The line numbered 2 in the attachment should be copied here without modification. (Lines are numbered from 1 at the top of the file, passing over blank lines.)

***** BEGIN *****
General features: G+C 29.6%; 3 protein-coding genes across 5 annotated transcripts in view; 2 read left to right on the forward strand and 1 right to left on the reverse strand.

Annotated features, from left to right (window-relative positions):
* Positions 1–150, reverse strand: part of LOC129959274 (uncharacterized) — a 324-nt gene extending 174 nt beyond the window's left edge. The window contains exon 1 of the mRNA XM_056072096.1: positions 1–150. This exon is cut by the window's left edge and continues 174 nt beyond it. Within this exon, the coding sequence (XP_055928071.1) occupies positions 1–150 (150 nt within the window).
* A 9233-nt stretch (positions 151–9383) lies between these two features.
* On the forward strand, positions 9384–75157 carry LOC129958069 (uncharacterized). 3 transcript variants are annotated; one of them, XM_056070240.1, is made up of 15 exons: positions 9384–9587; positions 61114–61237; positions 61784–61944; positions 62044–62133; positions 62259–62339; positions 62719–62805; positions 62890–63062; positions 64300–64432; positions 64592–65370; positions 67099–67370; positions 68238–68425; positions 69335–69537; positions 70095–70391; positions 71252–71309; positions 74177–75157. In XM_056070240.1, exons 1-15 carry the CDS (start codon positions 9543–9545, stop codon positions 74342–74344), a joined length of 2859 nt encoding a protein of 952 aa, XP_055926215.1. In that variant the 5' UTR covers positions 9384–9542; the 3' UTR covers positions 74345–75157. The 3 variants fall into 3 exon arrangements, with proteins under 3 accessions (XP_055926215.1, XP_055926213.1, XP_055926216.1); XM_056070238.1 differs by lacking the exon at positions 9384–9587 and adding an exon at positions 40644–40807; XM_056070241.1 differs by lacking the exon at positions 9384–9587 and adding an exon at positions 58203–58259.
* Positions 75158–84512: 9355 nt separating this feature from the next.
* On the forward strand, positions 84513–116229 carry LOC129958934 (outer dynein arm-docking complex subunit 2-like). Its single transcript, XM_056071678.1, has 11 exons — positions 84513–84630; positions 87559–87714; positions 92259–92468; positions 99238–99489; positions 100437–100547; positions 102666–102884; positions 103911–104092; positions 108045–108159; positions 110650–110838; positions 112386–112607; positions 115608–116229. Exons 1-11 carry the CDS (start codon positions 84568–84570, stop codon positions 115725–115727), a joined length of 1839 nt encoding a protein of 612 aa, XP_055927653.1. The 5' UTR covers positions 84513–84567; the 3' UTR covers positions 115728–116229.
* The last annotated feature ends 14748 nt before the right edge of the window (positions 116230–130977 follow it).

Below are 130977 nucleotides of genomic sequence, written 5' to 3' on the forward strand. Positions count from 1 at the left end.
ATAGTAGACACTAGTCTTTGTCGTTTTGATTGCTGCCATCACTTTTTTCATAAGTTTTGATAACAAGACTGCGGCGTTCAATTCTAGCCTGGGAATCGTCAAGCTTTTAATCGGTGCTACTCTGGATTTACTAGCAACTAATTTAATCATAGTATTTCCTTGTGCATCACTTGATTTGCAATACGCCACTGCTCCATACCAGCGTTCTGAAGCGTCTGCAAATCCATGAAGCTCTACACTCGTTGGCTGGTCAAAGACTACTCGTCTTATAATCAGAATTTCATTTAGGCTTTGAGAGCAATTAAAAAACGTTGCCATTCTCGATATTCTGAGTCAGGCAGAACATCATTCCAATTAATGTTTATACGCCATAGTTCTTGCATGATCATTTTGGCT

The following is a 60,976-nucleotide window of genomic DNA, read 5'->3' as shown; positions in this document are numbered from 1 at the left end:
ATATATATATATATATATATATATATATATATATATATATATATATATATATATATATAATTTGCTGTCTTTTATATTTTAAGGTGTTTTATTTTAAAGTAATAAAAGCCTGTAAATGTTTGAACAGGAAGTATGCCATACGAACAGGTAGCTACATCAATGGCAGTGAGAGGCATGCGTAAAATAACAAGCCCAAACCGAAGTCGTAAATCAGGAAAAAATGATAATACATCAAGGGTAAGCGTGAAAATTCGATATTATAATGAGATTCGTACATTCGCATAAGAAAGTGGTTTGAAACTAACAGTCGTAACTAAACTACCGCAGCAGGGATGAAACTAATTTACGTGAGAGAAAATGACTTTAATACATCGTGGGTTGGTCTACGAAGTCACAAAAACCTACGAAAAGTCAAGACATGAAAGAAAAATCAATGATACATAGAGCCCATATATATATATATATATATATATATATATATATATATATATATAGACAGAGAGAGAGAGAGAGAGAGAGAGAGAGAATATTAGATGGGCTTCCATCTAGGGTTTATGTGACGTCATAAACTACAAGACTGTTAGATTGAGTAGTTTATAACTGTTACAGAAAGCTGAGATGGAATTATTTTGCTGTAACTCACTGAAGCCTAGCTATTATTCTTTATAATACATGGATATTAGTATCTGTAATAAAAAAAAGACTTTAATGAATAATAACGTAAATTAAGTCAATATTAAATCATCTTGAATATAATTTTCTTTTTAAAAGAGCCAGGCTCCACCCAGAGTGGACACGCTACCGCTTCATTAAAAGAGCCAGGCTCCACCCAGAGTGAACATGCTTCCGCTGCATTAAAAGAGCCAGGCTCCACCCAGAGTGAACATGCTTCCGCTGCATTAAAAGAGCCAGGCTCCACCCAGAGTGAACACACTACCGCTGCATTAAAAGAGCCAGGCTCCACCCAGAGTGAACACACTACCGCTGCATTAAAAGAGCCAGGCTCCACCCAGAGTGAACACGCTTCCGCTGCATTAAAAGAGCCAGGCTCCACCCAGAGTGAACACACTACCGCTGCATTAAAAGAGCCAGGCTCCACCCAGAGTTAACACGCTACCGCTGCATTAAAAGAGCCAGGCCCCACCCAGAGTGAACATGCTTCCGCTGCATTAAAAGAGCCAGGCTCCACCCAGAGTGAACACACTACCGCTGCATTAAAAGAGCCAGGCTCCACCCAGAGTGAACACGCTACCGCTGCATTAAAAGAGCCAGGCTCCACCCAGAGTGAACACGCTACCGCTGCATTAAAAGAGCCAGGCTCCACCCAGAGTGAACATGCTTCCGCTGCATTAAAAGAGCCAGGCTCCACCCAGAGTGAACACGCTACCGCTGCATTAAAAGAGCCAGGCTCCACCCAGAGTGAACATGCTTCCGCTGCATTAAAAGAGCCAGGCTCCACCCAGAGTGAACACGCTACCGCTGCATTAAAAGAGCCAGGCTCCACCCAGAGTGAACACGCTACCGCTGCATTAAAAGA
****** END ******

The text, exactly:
Annotated features, from left to right (window-relative positions):